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This Illustrator Is Projected to Make $700,000 This Year, and She Says She Couldn't Have Done It Without Instagram

'Because of Instagram, they said yes!' Here's the story of Jamel Saliba, better known as Melsy's Illustrations to her 108,000 Instagram followers.
This Illustrator Is Projected to Make $700,000 This Year, and She Says She Couldn't Have Done It Without Instagram
Image credit: Ahmad Merhi
Entrepreneur Staff
Associate Editor
9 min read

In this series, Instagram IconEntrepreneur speaks with the individuals behind popular Instagram accounts to find out the secrets of their success.

On a weekday at 3 a.m., Jamel Saliba sat in her parents’ Massachusetts home drawing a girl with wavy hair, seated in front of a vanity mirror and surrounded by makeup and perfume. The girl’s face was hidden, but you could see her striking high heels -- red soles à la Christian Louboutin -- pointed towards an ornate mirror. Saliba called her “Vanity Girl,” and she woke her mother to show her. “It’s beautiful -- go to sleep,” Saliba remembered hearing. She decided that every year, she’d create a new version of the drawing, and eventually, she’d have a collection.

Saliba is the woman behind Melsy’s Illustrations, an Instagram account (and business) with 108,000 followers and counting. Inspired by a birthday gift of a fashion illustration for her wall, she’s been illustrating since 2013 -- and the hobby helped her through tough times at her full-time job at a Massachusetts-based defense company. Saliba has since turned that hobby into a full-time business, and this year, she said she’s poised to make almost 14 times the salary at her former job.

Entrepreneur chatted with Saliba about the risk she took to follow her dream, what a typical day looks like for her and her advice for budding Instagrammers.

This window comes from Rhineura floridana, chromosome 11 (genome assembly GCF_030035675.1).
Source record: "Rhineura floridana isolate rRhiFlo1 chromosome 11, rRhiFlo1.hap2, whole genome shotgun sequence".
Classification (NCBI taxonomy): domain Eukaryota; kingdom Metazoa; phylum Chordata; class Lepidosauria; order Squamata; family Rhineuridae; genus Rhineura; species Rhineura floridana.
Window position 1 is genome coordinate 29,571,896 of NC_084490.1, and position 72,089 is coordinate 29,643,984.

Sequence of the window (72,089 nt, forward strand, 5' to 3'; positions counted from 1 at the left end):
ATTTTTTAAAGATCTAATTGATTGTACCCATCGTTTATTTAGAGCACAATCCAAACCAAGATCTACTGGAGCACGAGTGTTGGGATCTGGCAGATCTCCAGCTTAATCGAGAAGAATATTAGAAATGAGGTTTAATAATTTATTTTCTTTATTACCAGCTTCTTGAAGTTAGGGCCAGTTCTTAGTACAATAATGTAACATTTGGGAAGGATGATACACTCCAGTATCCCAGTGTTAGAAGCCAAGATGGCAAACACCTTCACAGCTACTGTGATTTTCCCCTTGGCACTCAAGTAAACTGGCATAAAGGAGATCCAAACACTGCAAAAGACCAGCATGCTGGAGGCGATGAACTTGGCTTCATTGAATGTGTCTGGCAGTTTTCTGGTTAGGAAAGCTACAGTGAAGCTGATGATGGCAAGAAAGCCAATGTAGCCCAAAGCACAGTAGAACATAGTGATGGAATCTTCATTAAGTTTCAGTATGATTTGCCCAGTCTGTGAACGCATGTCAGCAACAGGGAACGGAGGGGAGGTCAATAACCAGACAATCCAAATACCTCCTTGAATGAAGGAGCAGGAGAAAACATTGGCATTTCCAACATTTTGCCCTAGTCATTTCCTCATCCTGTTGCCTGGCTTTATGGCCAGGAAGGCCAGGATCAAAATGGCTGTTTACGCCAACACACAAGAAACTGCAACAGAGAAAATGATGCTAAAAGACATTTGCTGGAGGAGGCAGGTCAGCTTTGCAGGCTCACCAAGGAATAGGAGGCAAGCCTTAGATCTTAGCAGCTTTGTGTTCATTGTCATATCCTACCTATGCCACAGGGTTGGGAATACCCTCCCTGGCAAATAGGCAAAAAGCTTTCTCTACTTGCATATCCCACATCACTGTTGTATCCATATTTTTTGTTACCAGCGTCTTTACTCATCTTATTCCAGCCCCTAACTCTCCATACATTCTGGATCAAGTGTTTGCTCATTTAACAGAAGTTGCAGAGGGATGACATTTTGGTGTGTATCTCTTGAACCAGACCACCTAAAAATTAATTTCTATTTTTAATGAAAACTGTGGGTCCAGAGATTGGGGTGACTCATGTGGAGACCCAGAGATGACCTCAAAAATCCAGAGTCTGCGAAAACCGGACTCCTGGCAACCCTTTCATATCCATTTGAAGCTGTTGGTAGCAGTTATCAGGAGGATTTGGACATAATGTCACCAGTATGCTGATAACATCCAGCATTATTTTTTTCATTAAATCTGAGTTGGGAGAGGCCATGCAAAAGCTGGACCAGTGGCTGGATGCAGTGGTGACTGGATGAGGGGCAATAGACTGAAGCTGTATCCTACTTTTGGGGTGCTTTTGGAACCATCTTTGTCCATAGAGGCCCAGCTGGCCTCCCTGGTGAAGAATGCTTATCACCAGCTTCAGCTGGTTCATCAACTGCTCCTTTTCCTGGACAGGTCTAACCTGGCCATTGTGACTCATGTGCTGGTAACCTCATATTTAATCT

This interview has been edited for length and clarity.

How did you get your start with illustrating and with Instagram?

One year, a friend gifted me a fashion illustration for my birthday, and I thought it was cute and wanted to have more -- maybe 10 -- around my room. I thought, I can’t buy all of these -- they’re way too expensive. Maybe I can draw my own. I started using it as a creative outlet because I had been working at a Massachusetts-based defense company for years, and I was miserable at my job. It wasn’t for me -- I felt too creative for it, and although I always wanted to get out, I just didn’t know what I wanted to do. Illustrating helped me get through the hard times at my my job. I couldn’t wait to go home and draw.

When I first started drawing in 2013, Instagram was still pretty new. People were just posting regular pictures on there -- they didn’t use it much for business back then. I started a lifestyle account and posted my drawings, used different hashtags and tagged people. Back then, it was easier to get recognized because the algorithm was different. I started getting a lot of feedback and people asking me to create illustrations for them, and I eventually changed the account name to Melsy’s Illustrations. I also posted on Facebook and Pinterest, and after I saw my Instagram doing well, I opened up an Etsy shop.

How did you transition from your former job to running Melsy’s Illustrations full time?

I started off with about 500 followers when I created my lifestyle account, and it wasn’t much, but when I started illustrating, people would say things like, “This is so cute!” and be more interactive on my posts. I think I got about 5,000 followers in a month, and from there it just kept growing and growing. I directed my followers to my Etsy shop, and I still wasn’t making a lot of money, but I decided to move out of my apartment and move back home because I knew that if I left my job while I still had my apartment, I wouldn’t be able to afford rent. My parents told me not to leave because it was a steady job with a great 401(k) and amazing benefits, but I told them, “I need to leave. I’m not happy here, and it’s not worth it.” After I moved back in with my family in Boston, I had that cushion and felt like I could afford to do Melsy’s full-time. I went to my boss in November 2013 to give my two weeks’ notice.